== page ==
At the beginning of the story, essentially nothing happens. The narrator's interested in telling us about Mathilde (even though we don't yet know her name). We learn about her back-story, her character, and her unhappiness with her mediocre life. This represents a classic initial situation. Conflict
It's a party and I'll cry if I want to…
The action proper begins when M. Loisel (Mathilde's husband) comes home with the invitation to the fabulous ball and Mathilde reacts by having a fit. Now we have a specific problem: Mathilde's now has the best opportunity she's ever had to have a taste of the high life, but she has nothing to wear. That problem sets the rest of the plot in motion. Complication
Diamonds are this girl's best friend
Mathilde solves the first problem when her husband gives her money for a dress. But then she runs into a second problem: she's needs to have some jewels. Luckily, her friend Mme. Forestier is able to provide her with a fabulous diamond necklace. But now Mathilde's been entrusted with something expensive that belongs to someone else and we have the potential for disaster. It's true that the complication is often when things "get worse," and that doesn't really happen here (for that, we have to wait for the climax). In fact, after borrowing the necklace, Mathilde has the time of her life. But it's when she borrows the necklace that the possibility opens up for something really bad to happen…and it does. Climax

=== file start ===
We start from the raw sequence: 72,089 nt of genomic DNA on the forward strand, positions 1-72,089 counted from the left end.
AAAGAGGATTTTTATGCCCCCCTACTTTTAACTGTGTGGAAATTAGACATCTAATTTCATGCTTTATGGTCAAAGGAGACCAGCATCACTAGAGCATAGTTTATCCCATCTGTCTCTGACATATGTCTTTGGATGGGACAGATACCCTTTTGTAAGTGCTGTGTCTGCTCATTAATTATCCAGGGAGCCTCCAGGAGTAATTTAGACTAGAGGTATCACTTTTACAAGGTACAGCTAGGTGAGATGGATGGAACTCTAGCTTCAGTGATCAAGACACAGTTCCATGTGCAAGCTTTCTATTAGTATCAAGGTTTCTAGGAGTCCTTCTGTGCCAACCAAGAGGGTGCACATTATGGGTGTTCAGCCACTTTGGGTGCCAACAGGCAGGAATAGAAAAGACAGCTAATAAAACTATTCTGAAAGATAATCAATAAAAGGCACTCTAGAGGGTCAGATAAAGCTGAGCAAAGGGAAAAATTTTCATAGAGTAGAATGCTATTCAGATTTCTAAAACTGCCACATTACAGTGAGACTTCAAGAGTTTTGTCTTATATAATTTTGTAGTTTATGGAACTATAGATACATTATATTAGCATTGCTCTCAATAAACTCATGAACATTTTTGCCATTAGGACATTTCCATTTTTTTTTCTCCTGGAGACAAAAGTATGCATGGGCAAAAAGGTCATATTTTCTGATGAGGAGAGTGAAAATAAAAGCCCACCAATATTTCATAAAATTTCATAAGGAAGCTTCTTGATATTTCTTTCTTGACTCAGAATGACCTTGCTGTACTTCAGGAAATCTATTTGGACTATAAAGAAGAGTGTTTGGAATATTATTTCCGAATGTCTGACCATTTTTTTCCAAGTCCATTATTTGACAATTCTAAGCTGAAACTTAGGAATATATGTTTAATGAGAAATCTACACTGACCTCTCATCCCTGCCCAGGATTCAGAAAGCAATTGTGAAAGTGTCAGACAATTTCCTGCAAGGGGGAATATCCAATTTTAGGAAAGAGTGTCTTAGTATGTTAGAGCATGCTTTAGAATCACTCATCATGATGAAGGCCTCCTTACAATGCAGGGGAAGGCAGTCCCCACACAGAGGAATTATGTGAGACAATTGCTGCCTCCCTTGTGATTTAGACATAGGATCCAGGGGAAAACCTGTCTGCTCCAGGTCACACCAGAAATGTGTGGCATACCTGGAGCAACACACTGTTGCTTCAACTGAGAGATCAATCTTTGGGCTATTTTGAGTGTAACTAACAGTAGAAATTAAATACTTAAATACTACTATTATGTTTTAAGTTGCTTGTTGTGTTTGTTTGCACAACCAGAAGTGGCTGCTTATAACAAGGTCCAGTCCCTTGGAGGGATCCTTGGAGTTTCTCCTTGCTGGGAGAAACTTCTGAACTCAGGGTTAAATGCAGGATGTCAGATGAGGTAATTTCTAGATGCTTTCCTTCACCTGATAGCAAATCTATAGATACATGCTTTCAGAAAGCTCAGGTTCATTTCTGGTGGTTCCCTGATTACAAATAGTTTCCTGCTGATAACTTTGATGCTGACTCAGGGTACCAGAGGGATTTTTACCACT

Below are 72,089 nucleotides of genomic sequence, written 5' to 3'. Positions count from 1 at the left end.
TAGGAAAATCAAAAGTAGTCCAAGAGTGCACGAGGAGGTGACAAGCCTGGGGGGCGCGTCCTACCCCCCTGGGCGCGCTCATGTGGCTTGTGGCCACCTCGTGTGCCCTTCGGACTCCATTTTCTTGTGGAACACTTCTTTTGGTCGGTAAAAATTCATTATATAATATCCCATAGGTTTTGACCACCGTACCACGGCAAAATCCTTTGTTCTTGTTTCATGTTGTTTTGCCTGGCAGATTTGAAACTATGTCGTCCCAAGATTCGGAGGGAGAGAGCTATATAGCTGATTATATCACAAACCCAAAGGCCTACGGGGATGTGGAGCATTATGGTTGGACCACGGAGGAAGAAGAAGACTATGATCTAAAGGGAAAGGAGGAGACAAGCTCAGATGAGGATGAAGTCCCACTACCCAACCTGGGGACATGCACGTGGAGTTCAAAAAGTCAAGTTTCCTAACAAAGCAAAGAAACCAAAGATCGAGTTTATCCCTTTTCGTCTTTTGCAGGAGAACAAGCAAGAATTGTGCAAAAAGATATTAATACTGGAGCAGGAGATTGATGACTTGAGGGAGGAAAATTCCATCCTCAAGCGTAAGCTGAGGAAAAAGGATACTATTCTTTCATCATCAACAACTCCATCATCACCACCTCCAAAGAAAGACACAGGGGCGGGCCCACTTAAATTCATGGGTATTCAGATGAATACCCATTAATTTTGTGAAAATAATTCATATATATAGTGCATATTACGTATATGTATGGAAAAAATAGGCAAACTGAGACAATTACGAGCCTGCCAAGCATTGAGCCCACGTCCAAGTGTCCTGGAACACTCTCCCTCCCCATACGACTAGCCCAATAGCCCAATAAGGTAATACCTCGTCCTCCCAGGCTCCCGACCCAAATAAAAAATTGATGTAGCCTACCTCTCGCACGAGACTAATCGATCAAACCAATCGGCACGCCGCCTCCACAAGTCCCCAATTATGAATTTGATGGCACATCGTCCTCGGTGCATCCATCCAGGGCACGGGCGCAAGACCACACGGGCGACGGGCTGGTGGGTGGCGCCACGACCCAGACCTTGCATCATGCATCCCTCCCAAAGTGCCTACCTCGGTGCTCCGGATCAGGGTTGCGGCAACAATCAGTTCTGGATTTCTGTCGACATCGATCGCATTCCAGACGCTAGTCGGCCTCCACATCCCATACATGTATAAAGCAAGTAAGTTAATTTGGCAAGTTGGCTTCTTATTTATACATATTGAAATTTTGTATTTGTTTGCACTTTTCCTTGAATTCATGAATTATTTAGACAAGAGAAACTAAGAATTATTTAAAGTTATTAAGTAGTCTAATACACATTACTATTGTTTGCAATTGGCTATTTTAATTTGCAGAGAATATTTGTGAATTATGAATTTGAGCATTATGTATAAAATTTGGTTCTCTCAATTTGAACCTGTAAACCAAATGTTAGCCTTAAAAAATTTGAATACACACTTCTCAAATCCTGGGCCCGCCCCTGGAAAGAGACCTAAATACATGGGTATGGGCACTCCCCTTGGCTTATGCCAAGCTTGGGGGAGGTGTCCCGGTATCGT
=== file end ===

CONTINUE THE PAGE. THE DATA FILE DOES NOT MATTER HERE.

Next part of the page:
The necklace is missing!
Mathilde's discovery is the most exciting and dramatic moment in the story (until that crazy twist in the last line). It's also the turning point in the plot. Before, the story was a build-up to Mathilde's one glorious night with the rich and famous. Now it transitions into a desperate search. We have a feeling things are not going to end well. Suspense
Diamonds, when lost, are a girl's worst nightmare
After the loss of the necklace, we're kept in constant...